Rx for Plunder

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Lawyers in this case later determined that the letter came from Mashama Brannigan. But it could have been written by anyone working at the Oakland center. In January 2002, Harrell had been accused of stealing from Basic Home Care; in February, she was dismissed, she would tell the FBI, "like the common field slave." Multiple therapists had left voluntarily; one got fired for dressing sloppily, another for taking paperwork home. In April, the administrators had security cameras installed.

Somewhere along the way, the profitable little business had become a hive of bitterness. As a family friend would later observe, "sweet turns sour."

The FBI raided Oakland's offices in February 2003, but the company's principals roamed free for three years while investigators sifted through records in Miramar and conducted dozens of interviews — at federal offices, at Dunkin' Donuts, at Denny's.

Dr. Zimmer says he never again set foot in Oakland Community Health Center. With no patient files to work with, a plummeting reputation, and no more Medicare money, the facility went out of business.

In the course of its investigation, the FBI — mainly, the raven-haired Agent Nazworth — only unearthed more dirt. Documents indicated that sometime after Oakland opened, Althea had started another business called Guiding Light. When it failed to qualify for a Medicare provider number, she put its bills through under Oakland. Canceled checks and testimony from employees showed that she and Bernard took bills for improvements made to their home and put them through to Medicare as though work had been done at Oakland.

To strengthen its case, the government used a powerful technique: offering various degrees of immunity to some co­operators in exchange for information or testimony against defendants it deemed more culpable.

Once Michael Evans, the biller, was offered such a deal, he dropped a bomb: He told investigators that from the earliest days he worked with Oakland, he'd given kickbacks to the facility. Terminally ill and desperate for money, he would have lost the contract otherwise, he explained. He claimed that Bernard once threatened him and that his motorcycle was mysteriously sabotaged. So Evans gave Oakland 50 percent of what he'd made from Medicare — ranging from $51,000 to $116,00 annually over the years.

The feds also claimed that Oakland was offering kickbacks to clients. Emmins Henry, owner of the Shalom Manor assisted living facility, said she received rewards from Oakland: Yvonne would give her boxes of diapers and supplies for the patients and provide turkeys at Christmas. On at least one occasion, she told the FBI, she got an envelope that contained $50 to $100 in cash for the patients.

Allegations surfaced that, on at least one occasion, Neil Leder billed for therapy when in fact he had turned on a video of The Sound of Music and left the room. Confronted by the FBI and federal prosecutors, Leder answered questions only grudgingly. Had he piped up a little bit sooner, he too might have been granted immunity from prosecution. His second meeting with the FBI, according to an agent's report, "concluded early because of Leder's evasiveness." Prosecutor Robert Nicholson advised him to seek legal counsel.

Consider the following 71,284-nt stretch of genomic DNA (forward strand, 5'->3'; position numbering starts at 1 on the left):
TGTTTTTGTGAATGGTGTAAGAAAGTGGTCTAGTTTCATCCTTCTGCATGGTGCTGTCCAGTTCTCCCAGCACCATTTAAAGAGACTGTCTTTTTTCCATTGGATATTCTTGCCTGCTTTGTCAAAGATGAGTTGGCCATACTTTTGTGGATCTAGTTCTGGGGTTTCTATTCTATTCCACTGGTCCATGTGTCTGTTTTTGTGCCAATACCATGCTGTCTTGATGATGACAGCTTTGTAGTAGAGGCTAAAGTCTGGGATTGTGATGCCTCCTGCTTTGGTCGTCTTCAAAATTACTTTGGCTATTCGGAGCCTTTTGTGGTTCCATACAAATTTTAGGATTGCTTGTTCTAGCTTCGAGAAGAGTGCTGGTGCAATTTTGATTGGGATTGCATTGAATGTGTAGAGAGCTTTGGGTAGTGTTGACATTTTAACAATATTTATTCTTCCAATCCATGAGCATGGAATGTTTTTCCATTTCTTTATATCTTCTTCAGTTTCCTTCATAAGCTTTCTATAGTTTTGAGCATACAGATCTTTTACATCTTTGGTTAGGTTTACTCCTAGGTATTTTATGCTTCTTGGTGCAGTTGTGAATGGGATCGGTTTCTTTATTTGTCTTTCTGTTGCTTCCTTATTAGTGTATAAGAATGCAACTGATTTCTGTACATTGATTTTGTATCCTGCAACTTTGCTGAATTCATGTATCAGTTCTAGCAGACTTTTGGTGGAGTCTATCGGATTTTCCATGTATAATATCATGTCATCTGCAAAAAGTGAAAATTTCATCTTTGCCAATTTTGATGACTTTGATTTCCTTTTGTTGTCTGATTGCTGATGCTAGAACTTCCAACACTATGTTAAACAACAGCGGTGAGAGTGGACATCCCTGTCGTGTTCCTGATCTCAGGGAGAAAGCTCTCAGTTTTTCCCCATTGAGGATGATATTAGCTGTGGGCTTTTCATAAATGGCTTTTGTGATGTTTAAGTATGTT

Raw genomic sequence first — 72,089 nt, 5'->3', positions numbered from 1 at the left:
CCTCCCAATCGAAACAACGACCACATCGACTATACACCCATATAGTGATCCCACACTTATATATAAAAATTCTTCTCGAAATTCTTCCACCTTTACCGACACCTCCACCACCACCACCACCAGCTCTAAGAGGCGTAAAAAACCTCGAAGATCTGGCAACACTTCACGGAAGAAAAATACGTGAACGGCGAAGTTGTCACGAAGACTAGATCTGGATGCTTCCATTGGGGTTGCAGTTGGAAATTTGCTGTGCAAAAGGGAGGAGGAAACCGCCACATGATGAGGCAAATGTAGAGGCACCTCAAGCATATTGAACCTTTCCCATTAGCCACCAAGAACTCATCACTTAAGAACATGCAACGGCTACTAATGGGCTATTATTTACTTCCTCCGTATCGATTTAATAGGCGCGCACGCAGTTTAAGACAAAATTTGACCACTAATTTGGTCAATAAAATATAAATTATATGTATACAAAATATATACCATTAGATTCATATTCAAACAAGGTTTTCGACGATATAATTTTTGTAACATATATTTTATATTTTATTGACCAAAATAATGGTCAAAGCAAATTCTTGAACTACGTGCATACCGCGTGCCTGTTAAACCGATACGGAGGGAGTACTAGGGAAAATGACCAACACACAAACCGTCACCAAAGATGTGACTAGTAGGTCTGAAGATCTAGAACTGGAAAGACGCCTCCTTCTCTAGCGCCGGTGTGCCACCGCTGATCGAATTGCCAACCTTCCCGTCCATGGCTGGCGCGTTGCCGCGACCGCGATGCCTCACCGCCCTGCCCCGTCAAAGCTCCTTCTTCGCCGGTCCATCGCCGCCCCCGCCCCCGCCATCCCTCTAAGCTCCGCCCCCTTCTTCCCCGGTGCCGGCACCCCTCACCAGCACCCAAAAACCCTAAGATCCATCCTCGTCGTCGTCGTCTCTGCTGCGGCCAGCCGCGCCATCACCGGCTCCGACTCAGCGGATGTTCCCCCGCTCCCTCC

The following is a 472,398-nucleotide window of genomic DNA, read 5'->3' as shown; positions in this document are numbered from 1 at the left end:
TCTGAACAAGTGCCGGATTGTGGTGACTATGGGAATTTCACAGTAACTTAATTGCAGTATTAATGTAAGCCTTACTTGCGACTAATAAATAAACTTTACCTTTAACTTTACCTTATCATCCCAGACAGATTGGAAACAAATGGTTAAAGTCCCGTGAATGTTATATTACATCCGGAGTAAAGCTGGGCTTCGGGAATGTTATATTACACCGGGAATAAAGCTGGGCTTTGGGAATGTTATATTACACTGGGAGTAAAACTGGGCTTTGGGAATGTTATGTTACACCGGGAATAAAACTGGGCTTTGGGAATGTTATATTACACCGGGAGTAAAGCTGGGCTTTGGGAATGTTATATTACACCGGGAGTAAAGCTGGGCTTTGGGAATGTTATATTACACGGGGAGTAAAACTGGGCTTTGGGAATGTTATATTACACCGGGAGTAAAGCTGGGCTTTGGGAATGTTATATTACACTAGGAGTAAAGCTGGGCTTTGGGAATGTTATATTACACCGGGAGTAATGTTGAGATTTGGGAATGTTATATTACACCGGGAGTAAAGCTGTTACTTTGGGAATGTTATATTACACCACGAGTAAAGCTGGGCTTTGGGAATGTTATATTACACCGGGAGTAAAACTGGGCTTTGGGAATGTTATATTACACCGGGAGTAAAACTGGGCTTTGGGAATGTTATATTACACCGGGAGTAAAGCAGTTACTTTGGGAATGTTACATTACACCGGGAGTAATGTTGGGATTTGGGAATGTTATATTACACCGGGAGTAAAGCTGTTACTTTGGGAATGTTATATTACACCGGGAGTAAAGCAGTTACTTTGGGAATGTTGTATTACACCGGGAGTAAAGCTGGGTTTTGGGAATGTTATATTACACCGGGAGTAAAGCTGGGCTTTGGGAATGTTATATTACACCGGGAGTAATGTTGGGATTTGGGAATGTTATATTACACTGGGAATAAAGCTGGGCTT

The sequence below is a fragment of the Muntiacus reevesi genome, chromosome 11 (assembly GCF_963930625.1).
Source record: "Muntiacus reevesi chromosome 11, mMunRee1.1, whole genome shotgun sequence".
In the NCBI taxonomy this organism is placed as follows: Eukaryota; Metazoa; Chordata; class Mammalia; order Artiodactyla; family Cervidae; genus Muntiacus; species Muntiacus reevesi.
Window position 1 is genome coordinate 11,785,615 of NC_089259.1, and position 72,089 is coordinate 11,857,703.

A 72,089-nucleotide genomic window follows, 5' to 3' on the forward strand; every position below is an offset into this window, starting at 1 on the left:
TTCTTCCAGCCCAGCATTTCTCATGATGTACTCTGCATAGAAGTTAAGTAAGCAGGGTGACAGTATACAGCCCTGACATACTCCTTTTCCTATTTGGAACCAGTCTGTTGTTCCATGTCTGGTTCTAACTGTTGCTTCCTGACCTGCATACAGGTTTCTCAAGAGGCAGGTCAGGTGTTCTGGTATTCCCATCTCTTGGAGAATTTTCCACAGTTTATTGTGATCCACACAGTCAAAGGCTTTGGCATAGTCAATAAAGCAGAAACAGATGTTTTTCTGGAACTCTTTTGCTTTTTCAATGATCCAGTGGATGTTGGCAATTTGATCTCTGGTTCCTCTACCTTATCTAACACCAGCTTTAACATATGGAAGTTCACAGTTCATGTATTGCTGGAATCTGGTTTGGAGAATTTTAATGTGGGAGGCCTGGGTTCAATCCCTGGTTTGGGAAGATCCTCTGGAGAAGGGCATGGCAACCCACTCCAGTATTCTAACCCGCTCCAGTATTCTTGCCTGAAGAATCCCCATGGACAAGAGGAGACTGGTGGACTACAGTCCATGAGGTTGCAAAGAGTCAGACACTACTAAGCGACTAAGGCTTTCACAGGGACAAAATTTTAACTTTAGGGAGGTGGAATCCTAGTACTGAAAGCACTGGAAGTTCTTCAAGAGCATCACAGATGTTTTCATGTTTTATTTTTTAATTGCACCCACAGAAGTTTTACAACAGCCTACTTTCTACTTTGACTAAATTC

Armed with such overwhelming allegations, then-U.S. Attorney Nicholson had no qualms about charging Althea, Bernard, Yvonne, and Leder with a whopping 43 criminal counts.

Nicholson had little sympathy for the accused. Of the mansion that Bernard and Althea were building, he said, "Donald Trump would blush at the opulence of this house." Oakland had been paid nearly $10 million by Medicare over the years — but that's not even counting claims that got denied. They'd tried to get $28 million. "Fraud was pervasive in every aspect of their business activities," Nicholson says.

Was there any evidence that Leder or Yvonne profited to the same degree as Bernard and Althea? "No. But they drew salaries, made false statements, and intentionally omitted facts."

The family's actions were in line with the massive, blatant fraud Nicholson sees all the time. "A Medicare provider number is a license to steal."

Bernard and Althea chose to take plea deals. Of the 43 counts on the indictment, all were dropped except one: conspiracy to make false documents relating to health care matters.

During his sentencing hearing in July, Bernard Graves said to federal Judge William Dimitrouleas, "I stand in responsibility." He likened himself to a general in charge of soldiers on a battlefield — soldiers, that is, who failed to follow his instructions. Bernard wondered aloud why no doctor was going to jail.

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Deirdra Funcheon